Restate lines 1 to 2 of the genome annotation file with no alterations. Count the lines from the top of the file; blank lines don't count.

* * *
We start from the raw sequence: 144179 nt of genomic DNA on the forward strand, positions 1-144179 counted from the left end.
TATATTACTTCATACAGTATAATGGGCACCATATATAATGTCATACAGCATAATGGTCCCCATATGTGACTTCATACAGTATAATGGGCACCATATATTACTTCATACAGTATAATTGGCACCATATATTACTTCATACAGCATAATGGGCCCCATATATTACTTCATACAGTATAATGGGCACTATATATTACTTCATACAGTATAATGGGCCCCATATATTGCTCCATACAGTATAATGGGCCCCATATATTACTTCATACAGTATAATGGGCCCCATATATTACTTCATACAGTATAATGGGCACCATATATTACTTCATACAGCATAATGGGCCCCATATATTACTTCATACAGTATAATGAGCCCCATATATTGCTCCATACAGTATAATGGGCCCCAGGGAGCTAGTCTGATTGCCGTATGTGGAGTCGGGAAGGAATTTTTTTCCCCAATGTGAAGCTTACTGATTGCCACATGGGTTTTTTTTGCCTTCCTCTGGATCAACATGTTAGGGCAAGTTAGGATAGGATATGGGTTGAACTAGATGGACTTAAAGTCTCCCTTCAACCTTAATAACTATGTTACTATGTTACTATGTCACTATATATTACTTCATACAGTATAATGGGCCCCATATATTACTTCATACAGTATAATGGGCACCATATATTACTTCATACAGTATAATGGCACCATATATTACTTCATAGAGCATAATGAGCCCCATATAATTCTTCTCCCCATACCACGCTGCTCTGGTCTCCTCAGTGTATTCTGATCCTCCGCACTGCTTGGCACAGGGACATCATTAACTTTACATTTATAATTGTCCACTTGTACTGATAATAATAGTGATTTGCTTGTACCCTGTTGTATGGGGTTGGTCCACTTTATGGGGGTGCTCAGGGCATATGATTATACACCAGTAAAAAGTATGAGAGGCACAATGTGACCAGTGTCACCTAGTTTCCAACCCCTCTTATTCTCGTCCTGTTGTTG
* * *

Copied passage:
We start from the raw sequence: 144179 nt of genomic DNA on the forward strand, positions 1-144179 counted from the left end.
TATATTACTTCATACAGTATAATGGGCACCATATATAATGTCATACAGCATAATGGTCCCCATATGTGACTTCATACAGTATAATGGGCACCATATATTACTTCATACAGTATAATTGGCACCATATATTACTTCATACAGCATAATGGGCCCCATATATTACTTCATACAGTATAATGGGCACTATATATTACTTCATACAGTATAATGGGCCCCATATATTGCTCCATACAGTATAATGGGCCCCATATATTACTTCATACAGTATAATGGGCCCCATATATTACTTCATACAGTATAATGGGCACCATATATTACTTCATACAGCATAATGGGCCCCATATATTACTTCATACAGTATAATGAGCCCCATATATTGCTCCATACAGTATAATGGGCCCCAGGGAGCTAGTCTGATTGCCGTATGTGGAGTCGGGAAGGAATTTTTTTCCCCAATGTGAAGCTTACTGATTGCCACATGGGTTTTTTTTGCCTTCCTCTGGATCAACATGTTAGGGCAAGTTAGGATAGGATATGGGTTGAACTAGATGGACTTAAAGTCTCCCTTCAACCTTAATAACTATGTTACTATGTTACTATGTCACTATATATTACTTCATACAGTATAATGGGCCCCATATATTACTTCATACAGTATAATGGGCACCATATATTACTTCATACAGTATAATGGCACCATATATTACTTCATAGAGCATAATGAGCCCCATATAATTCTTCTCCCCATACCACGCTGCTCTGGTCTCCTCAGTGTATTCTGATCCTCCGCACTGCTTGGCACAGGGACATCATTAACTTTACATTTATAATTGTCCACTTGTACTGATAATAATAGTGATTTGCTTGTACCCTGTTGTATGGGGTTGGTCCACTTTATGGGGGTGCTCAGGGCATATGATTATACACCAGTAAAAAGTATGAGAGGCACAATGTGACCAGTGTCACCTAGTTTCCAACCCCTCTTATTCTCGTCCTGTTGTTG